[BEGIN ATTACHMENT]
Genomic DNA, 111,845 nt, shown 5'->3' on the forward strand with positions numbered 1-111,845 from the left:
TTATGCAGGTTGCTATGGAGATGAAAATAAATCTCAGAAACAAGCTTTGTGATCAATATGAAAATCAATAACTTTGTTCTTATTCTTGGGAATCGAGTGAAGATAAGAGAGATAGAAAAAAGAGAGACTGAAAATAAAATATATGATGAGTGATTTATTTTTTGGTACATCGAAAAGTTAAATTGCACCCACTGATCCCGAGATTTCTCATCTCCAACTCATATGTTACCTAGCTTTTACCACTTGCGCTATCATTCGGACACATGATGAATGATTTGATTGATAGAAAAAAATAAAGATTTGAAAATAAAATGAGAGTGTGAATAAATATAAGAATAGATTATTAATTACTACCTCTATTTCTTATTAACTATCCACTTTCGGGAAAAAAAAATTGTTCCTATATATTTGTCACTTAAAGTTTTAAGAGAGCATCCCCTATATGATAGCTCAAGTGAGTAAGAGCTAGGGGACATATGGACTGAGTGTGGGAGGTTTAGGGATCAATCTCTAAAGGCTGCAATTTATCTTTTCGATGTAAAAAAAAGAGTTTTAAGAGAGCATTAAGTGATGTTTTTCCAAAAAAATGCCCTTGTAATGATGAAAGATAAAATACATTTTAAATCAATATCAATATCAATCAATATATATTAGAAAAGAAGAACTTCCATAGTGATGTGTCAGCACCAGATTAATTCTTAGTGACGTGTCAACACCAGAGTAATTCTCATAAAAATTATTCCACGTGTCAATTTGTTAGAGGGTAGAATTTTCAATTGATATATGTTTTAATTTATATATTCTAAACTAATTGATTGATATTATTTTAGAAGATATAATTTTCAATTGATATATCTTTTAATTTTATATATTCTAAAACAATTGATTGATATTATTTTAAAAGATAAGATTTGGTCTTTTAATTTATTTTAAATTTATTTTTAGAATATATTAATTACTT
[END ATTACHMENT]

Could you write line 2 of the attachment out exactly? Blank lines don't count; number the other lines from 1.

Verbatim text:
TTATGCAGGTTGCTATGGAGATGAAAATAAATCTCAGAAACAAGCTTTGTGATCAATATGAAAATCAATAACTTTGTTCTTATTCTTGGGAATCGAGTGAAGATAAGAGAGATAGAAAAAAGAGAGACTGAAAATAAAATATATGATGAGTGATTTATTTTTTGGTACATCGAAAAGTTAAATTGCACCCACTGATCCCGAGATTTCTCATCTCCAACTCATATGTTACCTAGCTTTTACCACTTGCGCTATCATTCGGACACATGATGAATGATTTGATTGATAGAAAAAAATAAAGATTTGAAAATAAAATGAGAGTGTGAATAAATATAAGAATAGATTATTAATTACTACCTCTATTTCTTATTAACTATCCACTTTCGGGAAAAAAAAATTGTTCCTATATATTTGTCACTTAAAGTTTTAAGAGAGCATCCCCTATATGATAGCTCAAGTGAGTAAGAGCTAGGGGACATATGGACTGAGTGTGGGAGGTTTAGGGATCAATCTCTAAAGGCTGCAATTTATCTTTTCGATGTAAAAAAAAGAGTTTTAAGAGAGCATTAAGTGATGTTTTTCCAAAAAAATGCCCTTGTAATGATGAAAGATAAAATACATTTTAAATCAATATCAATATCAATCAATATATATTAGAAAAGAAGAACTTCCATAGTGATGTGTCAGCACCAGATTAATTCTTAGTGACGTGTCAACACCAGAGTAATTCTCATAAAAATTATTCCACGTGTCAATTTGTTAGAGGGTAGAATTTTCAATTGATATATGTTTTAATTTATATATTCTAAACTAATTGATTGATATTATTTTAGAAGATATAATTTTCAATTGATATATCTTTTAATTTTATATATTCTAAAACAATTGATTGATATTATTTTAAAAGATAAGATTTGGTCTTTTAATTTATTTTAAATTTATTTTTAGAATATATTAATTACTT